Beauty Mysteries Solved and Theories Debunked In New Beauty Brains Book

Whether you love everything beauty or just swipe on the occasional bronzer, you should be reading The Beauty Brains, a website run by cosmetic scientists. In it, the anonymous scientists, called the Left Brain and the Right Brain, answer readers’ questions about everything beauty related: products, old wives’ tales, trends, ingredients, beauty advertising. And they’re not afraid to name names. They’re not trying to sell anything, so they have the luxury of being able to offer unbiased opinions and advice. And the best part? The advice is based in science and they have a cynical eye which allows them to see through the beauty advertising that sucks a lot of us in. It’s truly fascinating, and you won’t look at your products the same way. Every time something crosses my desk, I reference this site to check out the Brains’ take on the claims and ingredients.
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Whether you love everything beauty or just swipe on the occasional bronzer, you should be reading The Beauty Brains, a website run by cosmetic scientists. In it, the anonymous scientists, called the Left Brain and the Right Brain, answer readers’ questions about everything beauty related: products, old wives’ tales, trends, ingredients, beauty advertising. And they’re not afraid to name names. They’re not trying to sell anything, so they have the luxury of being able to offer unbiased opinions and advice. And the best part? The advice is based in science and they have a cynical eye which allows them to see through the beauty advertising that sucks a lot of us in. It’s truly fascinating, and you won’t look at your products the same way. Every time something crosses my desk, I reference this site to check out the Brains’ take on the claims and ingredients.
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Whether you love everything beauty or just swipe on the occasional bronzer, you should be reading The Beauty Brains, a website run by cosmetic scientists. In it, the anonymous scientists, called the Left Brain and the Right Brain, answer readers’ questions about everything beauty related: products, old wives’ tales, trends, ingredients, beauty advertising.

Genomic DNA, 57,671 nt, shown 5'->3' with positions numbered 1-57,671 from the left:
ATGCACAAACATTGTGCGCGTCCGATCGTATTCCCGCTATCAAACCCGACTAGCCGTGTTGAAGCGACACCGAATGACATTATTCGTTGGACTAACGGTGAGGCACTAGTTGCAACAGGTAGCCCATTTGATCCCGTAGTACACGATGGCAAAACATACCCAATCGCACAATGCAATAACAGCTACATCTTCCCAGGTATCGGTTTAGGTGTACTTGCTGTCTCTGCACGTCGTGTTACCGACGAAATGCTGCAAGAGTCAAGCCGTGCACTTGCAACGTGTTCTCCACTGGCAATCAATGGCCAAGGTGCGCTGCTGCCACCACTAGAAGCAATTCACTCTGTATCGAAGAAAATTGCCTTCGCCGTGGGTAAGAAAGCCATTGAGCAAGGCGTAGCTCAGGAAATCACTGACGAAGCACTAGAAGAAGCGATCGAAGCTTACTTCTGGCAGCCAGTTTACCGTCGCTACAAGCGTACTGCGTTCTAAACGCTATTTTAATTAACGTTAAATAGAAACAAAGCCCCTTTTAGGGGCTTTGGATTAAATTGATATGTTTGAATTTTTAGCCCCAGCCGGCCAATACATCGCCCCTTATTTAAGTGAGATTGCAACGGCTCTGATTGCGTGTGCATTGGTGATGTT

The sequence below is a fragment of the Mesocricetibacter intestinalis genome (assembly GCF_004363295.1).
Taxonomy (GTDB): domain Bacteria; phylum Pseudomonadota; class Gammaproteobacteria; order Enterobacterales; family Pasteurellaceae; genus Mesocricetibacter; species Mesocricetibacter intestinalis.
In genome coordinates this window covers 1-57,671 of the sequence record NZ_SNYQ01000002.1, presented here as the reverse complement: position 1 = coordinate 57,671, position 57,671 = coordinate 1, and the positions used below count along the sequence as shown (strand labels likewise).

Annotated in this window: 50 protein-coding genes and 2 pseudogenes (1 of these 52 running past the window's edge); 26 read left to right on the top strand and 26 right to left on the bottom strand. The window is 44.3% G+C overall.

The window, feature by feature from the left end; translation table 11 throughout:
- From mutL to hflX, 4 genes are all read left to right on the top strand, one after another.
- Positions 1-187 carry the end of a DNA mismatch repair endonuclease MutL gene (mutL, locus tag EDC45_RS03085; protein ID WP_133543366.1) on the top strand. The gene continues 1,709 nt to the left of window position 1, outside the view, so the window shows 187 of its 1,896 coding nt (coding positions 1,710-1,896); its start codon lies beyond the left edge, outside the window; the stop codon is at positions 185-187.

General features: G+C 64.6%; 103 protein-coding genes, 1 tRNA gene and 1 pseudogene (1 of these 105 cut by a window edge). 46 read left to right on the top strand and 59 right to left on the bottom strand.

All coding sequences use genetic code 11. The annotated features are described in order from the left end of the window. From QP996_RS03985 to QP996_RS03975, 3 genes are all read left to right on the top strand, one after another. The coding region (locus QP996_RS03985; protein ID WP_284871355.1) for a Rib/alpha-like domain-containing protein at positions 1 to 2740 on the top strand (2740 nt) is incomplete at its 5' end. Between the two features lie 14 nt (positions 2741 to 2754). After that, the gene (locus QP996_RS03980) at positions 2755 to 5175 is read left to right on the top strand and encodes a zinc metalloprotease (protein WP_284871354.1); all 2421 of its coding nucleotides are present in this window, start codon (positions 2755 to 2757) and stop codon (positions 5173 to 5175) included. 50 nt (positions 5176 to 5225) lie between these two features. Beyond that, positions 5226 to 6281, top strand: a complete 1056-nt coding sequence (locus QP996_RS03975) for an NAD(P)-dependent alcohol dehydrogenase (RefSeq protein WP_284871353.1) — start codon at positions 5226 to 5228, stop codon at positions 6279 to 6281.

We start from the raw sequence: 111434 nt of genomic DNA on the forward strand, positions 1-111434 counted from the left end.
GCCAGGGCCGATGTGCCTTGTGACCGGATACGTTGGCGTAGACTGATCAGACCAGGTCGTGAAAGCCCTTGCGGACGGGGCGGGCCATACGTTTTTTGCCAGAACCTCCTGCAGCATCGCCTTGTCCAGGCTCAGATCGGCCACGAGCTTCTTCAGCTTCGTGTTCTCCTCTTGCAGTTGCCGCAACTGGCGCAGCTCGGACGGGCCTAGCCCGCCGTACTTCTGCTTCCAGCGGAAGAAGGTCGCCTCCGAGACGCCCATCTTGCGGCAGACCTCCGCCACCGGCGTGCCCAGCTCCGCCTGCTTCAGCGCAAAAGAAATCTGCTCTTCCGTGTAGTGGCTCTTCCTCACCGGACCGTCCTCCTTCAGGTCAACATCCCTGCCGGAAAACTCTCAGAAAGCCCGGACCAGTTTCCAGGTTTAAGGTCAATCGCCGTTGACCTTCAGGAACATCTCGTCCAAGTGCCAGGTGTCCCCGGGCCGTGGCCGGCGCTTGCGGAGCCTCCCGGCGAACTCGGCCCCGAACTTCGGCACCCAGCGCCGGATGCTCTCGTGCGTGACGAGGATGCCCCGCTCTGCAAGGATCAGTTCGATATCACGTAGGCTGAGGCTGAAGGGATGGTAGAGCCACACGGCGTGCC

And they’re not afraid to name names. They’re not trying to sell anything, so they have the luxury of being able to offer unbiased opinions and advice. And the best part? The advice is based in science and they have a cynical eye which allows them to see through the beauty advertising that sucks a lot of us in. It’s truly fascinating, and you won’t look at your products the same way. Every time something crosses my desk, I reference this site to check out the Brains’ take on the claims and ingredients.

The Beauty Brains just released a book titled Can You Get Hooked On Lip Balm? Top Cosmetic Scientists Answer Your Questions about the Lotions, Potions and Other Beauty Products You Use Every Day. It’s a mixture of education, answering questions, and addressing common beauty myths. Written with a good dose of humor, they make what could be dry information (like parabens or the physiology of wrinkles) fascinating.

Here are a few sample questions from the book, with answers paraphrased by me:

Q: Is semen good for the skin? (This is the first question I turned to after quickly scanning the table of contents. Don’t judge me.) A: “Well, I don’t care much for the product but I love the packaging!” They go on to tell us all the components of semen, with this conclusion: “A good facial cream will do a much better job with much less social stigma.” I’d call that a “maybe.”

Q: Does Retin-A eliminate wrinkles? A: Yes, but beware of over-the-counter versions that claim to do the same. Only the prescription strength has proven benefits.

Q: Should you use lip liner as eyeliner? A: The answer is an emphatic “no”, since some ingredients in products made for the face can be unsafe to put on or near your eyes. Ooh, wonder if Tom Pecheux knew about this when he put orange Estee Lauder lip liner on the girls’ eyes at Derek Lam for Spring 2011.

Q: What does “organic” really mean? A: This is the most fascinating answer in the book. “Unlike the farming industry, these terms [organic and natural] are not regulated for cosmetics. Companies can pretty much claim that anything is natural or organic....It’s used by cosmetic marketers to trick you into buying cosmetics that are often functionally inferior.” (Those are fighting words. I love it.)

Still have burning questions about the urine content of your cosmetics or how pheromones work? Pick up Can You Get Hooked On Lip Balm? at Amazon or Barnes and Noble.